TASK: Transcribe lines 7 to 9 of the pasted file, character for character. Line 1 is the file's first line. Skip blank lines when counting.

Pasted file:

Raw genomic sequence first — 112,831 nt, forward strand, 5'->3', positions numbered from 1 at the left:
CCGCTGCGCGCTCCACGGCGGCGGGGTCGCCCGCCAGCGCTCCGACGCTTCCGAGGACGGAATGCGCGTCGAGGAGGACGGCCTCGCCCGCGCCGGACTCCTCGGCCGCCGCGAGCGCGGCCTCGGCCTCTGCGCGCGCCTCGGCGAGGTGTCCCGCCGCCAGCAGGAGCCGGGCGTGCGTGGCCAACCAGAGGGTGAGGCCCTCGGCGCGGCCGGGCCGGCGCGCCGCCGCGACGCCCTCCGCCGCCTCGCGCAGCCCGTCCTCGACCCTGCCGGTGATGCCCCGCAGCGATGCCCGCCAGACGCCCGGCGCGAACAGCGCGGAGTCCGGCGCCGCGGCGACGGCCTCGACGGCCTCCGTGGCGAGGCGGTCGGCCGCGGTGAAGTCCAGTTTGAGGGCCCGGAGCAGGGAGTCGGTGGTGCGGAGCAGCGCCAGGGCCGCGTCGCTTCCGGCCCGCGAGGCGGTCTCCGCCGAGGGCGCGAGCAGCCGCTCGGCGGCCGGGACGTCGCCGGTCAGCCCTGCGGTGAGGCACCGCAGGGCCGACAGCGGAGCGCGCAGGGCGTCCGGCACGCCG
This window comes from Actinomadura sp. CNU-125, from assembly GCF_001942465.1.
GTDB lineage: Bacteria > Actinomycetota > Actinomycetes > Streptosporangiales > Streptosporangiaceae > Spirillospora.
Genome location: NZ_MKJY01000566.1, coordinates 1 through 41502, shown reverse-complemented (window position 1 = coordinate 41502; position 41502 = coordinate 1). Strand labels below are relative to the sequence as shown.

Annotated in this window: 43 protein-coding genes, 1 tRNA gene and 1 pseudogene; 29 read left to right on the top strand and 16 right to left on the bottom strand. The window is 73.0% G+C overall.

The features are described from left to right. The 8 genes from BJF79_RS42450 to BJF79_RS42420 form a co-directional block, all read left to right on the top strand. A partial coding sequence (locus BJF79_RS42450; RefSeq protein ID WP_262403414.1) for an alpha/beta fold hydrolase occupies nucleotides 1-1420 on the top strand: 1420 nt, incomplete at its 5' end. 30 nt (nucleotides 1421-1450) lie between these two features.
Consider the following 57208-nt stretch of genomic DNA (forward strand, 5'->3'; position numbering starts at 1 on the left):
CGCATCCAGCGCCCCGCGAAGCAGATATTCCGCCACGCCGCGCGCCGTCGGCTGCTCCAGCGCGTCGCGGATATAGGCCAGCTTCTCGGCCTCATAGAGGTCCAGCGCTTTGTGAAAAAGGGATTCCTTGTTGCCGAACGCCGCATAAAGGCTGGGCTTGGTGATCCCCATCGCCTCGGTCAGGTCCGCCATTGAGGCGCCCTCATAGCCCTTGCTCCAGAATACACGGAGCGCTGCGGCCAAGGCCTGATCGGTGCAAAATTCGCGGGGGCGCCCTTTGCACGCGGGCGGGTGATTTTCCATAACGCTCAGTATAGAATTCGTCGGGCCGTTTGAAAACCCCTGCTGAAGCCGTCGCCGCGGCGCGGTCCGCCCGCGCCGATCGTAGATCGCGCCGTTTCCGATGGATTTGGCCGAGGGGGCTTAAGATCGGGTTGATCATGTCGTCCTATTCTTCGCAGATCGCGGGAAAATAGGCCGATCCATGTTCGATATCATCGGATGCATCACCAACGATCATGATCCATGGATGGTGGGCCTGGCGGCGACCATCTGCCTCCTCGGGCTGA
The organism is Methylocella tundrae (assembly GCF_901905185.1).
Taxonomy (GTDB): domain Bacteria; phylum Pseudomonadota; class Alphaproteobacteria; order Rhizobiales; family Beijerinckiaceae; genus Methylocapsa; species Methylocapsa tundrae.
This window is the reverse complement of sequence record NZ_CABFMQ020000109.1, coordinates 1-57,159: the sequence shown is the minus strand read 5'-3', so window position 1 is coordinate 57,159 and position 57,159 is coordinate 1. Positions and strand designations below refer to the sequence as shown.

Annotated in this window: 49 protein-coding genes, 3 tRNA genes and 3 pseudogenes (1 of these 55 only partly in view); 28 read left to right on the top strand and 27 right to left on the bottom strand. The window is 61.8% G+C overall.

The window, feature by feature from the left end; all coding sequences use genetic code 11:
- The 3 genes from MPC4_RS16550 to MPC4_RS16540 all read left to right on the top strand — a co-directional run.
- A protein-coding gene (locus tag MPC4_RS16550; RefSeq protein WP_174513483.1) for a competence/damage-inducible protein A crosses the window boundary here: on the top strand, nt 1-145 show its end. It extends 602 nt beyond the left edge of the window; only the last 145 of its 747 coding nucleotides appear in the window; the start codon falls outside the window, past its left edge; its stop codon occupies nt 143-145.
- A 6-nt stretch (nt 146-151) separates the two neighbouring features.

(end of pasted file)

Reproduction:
The features are described from left to right. The 8 genes from BJF79_RS42450 to BJF79_RS42420 form a co-directional block, all read left to right on the top strand. A partial coding sequence (locus BJF79_RS42450; RefSeq protein ID WP_262403414.1) for an alpha/beta fold hydrolase occupies nucleotides 1-1420 on the top strand: 1420 nt, incomplete at its 5' end. 30 nt (nucleotides 1421-1450) lie between these two features.
Consider the following 57208-nt stretch of genomic DNA (forward strand, 5'->3'; position numbering starts at 1 on the left):
CGCATCCAGCGCCCCGCGAAGCAGATATTCCGCCACGCCGCGCGCCGTCGGCTGCTCCAGCGCGTCGCGGATATAGGCCAGCTTCTCGGCCTCATAGAGGTCCAGCGCTTTGTGAAAAAGGGATTCCTTGTTGCCGAACGCCGCATAAAGGCTGGGCTTGGTGATCCCCATCGCCTCGGTCAGGTCCGCCATTGAGGCGCCCTCATAGCCCTTGCTCCAGAATACACGGAGCGCTGCGGCCAAGGCCTGATCGGTGCAAAATTCGCGGGGGCGCCCTTTGCACGCGGGCGGGTGATTTTCCATAACGCTCAGTATAGAATTCGTCGGGCCGTTTGAAAACCCCTGCTGAAGCCGTCGCCGCGGCGCGGTCCGCCCGCGCCGATCGTAGATCGCGCCGTTTCCGATGGATTTGGCCGAGGGGGCTTAAGATCGGGTTGATCATGTCGTCCTATTCTTCGCAGATCGCGGGAAAATAGGCCGATCCATGTTCGATATCATCGGATGCATCACCAACGATCATGATCCATGGATGGTGGGCCTGGCGGCGACCATCTGCCTCCTCGGGCTGA